Sometimes, rust develops in the metal parts of the office chair’ reclining mechanism due to exposure to moisture or humidity. Check if there is any rust developed on the chair and fix the issue.

Clean the rusted parts of the chair thoroughly with a sandpaper or wire brush and try to remove maximum rust from it. Apply an anti-rust spray on the metallic parts to prevent future rust or corrosion. In addition, apply a good lubricant on the moving parts to make them loosen up.

Lubricate the recline mechanism

Lubricate the Recline Mechanism

Sometimes, a lack of lubrication also leads to a harder recline mechanism.  The recliner mechanism of the office chair consists of a set of moving parts that become dry and stiff if they are not lubricated regularly.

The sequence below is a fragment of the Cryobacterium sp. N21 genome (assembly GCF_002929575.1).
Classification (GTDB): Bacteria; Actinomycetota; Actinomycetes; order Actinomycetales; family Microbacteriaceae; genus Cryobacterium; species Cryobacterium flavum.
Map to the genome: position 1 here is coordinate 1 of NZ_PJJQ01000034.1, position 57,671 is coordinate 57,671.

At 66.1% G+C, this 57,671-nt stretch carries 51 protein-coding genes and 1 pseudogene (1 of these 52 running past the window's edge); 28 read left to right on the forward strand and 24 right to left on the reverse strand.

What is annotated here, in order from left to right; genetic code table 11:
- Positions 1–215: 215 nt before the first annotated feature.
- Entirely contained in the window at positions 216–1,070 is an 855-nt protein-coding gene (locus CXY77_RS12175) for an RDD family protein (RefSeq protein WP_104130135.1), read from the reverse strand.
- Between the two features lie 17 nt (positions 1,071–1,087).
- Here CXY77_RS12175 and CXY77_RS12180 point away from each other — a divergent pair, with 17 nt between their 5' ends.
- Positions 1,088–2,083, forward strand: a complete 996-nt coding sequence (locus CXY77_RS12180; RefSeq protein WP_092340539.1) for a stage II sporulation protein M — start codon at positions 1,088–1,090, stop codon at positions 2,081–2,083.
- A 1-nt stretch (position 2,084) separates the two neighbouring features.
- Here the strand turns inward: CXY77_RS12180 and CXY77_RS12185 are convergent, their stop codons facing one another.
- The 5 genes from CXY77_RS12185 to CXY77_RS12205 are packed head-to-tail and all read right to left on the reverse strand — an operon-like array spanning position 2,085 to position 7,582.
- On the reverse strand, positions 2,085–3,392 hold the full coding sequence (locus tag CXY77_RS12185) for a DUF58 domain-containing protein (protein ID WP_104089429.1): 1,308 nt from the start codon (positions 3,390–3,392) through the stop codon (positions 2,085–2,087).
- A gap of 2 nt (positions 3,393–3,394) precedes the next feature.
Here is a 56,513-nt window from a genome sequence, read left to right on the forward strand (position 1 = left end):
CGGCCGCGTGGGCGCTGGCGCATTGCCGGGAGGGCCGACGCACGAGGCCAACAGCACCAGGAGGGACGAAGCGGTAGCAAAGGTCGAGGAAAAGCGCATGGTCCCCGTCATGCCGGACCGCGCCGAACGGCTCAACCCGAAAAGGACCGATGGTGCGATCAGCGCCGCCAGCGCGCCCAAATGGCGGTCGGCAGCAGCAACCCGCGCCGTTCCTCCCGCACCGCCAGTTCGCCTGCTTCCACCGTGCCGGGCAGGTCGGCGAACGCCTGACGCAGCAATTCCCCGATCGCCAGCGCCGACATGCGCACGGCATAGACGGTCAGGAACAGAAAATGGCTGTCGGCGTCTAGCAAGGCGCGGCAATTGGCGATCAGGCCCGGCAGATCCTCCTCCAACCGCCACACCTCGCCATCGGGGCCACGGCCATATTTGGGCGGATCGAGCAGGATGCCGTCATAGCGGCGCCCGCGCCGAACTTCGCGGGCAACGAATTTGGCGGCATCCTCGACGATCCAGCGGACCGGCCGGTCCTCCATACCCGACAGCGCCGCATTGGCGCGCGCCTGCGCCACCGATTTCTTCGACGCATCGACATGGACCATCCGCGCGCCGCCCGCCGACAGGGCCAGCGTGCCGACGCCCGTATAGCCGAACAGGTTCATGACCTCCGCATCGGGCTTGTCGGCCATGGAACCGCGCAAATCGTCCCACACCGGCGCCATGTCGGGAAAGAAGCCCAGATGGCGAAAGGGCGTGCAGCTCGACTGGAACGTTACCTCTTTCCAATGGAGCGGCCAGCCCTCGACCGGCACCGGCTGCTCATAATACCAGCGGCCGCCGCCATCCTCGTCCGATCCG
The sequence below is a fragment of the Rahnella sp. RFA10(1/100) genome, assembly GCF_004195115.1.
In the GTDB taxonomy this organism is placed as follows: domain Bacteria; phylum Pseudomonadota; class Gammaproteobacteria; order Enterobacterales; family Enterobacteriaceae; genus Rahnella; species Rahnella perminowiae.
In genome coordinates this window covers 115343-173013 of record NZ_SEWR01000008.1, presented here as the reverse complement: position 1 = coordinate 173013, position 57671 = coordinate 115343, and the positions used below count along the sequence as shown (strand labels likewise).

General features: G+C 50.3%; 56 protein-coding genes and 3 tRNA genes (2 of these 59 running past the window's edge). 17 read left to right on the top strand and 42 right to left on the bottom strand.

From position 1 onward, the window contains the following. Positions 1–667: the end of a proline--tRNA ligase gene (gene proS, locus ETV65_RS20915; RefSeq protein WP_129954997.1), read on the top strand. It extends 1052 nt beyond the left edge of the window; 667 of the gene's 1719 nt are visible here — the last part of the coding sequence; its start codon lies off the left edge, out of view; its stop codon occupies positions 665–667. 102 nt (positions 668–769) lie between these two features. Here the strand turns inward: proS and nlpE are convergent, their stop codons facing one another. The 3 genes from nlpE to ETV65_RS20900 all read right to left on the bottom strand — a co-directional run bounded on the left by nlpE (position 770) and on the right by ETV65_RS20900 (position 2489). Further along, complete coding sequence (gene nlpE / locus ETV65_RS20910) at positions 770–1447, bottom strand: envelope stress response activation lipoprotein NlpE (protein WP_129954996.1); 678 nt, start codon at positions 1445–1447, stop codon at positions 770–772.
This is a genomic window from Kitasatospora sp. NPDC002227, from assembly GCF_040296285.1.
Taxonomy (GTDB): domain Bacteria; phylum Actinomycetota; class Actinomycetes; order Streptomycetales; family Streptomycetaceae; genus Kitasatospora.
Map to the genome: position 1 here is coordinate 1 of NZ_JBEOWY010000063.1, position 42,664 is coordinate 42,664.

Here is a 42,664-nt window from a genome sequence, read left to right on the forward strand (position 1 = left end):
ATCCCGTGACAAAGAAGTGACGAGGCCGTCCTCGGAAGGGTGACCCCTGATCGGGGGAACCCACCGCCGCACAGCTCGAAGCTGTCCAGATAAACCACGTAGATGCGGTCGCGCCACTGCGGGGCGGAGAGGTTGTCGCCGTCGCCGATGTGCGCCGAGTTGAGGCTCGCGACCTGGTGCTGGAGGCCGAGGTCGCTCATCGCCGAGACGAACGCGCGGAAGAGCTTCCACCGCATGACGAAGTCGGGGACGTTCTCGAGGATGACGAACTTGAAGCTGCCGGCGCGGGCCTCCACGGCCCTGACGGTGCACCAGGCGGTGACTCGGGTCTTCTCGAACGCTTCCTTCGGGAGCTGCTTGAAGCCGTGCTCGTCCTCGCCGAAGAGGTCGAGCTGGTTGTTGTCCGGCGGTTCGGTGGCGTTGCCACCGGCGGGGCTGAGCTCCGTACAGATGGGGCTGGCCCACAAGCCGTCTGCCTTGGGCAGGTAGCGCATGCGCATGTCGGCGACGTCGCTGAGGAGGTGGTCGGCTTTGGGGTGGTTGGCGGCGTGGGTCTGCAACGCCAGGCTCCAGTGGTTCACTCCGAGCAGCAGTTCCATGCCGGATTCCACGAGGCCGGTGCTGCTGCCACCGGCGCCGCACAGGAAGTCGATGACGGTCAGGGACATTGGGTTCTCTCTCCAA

Lubrication becomes more important if the office chair has been in use for a long period. Therefore, lubricate all the moving parts of the recliner with a good silicone-based lubricant such as WD-40. It would surely smoothen the recline mechanism and your chair would be able to lean back.

However, if any of the above-mentioned solutions are not working out, consult the manufacturer or seek help from a professional. If there is a large crack or dent in the recliner mechanism, it’s better to buy a new office chair rather than invest in its repair.

Last Thoughts!

In a nutshell, fixing an office or desk chair that won’t recline back is not a very arduous task. There are myriad reasons behind the problem. Sometimes, the tension knob becomes too tight and prevents the recline mechanism from functioning properly.

Obstructions stuck in the recline mechanism such as pen, hair, or pieces of paper can also block its way to reclining. A misplaced or broken recline lever also hinders ergonomic office chairs from leaning smoothly.  Once you successfully identify the source of a problem, it can be easily fixed according to the procedures mentioned above.